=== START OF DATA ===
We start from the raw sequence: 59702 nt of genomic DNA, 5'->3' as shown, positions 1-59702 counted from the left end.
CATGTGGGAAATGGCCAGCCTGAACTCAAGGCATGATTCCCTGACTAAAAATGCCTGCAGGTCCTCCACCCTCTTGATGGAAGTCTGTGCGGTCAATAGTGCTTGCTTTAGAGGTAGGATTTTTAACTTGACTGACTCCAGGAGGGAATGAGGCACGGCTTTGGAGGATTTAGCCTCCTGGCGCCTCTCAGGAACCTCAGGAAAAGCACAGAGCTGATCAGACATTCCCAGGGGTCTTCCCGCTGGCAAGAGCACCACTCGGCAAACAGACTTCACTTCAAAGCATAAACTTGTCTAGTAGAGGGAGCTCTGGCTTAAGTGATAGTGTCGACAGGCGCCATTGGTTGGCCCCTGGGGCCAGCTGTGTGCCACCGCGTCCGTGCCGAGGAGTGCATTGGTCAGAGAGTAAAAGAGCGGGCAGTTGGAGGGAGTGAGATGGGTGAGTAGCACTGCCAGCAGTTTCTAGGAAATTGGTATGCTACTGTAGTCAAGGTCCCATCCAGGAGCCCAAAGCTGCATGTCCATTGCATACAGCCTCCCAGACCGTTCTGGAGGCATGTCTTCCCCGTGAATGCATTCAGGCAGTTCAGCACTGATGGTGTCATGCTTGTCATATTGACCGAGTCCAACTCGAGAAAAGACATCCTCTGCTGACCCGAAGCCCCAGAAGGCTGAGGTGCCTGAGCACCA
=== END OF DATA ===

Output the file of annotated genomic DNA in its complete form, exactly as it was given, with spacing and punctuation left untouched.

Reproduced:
We start from the raw sequence: 59702 nt of genomic DNA, 5'->3' as shown, positions 1-59702 counted from the left end.
CATGTGGGAAATGGCCAGCCTGAACTCAAGGCATGATTCCCTGACTAAAAATGCCTGCAGGTCCTCCACCCTCTTGATGGAAGTCTGTGCGGTCAATAGTGCTTGCTTTAGAGGTAGGATTTTTAACTTGACTGACTCCAGGAGGGAATGAGGCACGGCTTTGGAGGATTTAGCCTCCTGGCGCCTCTCAGGAACCTCAGGAAAAGCACAGAGCTGATCAGACATTCCCAGGGGTCTTCCCGCTGGCAAGAGCACCACTCGGCAAACAGACTTCACTTCAAAGCATAAACTTGTCTAGTAGAGGGAGCTCTGGCTTAAGTGATAGTGTCGACAGGCGCCATTGGTTGGCCCCTGGGGCCAGCTGTGTGCCACCGCGTCCGTGCCGAGGAGTGCATTGGTCAGAGAGTAAAAGAGCGGGCAGTTGGAGGGAGTGAGATGGGTGAGTAGCACTGCCAGCAGTTTCTAGGAAATTGGTATGCTACTGTAGTCAAGGTCCCATCCAGGAGCCCAAAGCTGCATGTCCATTGCATACAGCCTCCCAGACCGTTCTGGAGGCATGTCTTCCCCGTGAATGCATTCAGGCAGTTCAGCACTGATGGTGTCATGCTTGTCATATTGACCGAGTCCAACTCGAGAAAAGACATCCTCTGCTGACCCGAAGCCCCAGAAGGCTGAGGTGCCTGAGCACCA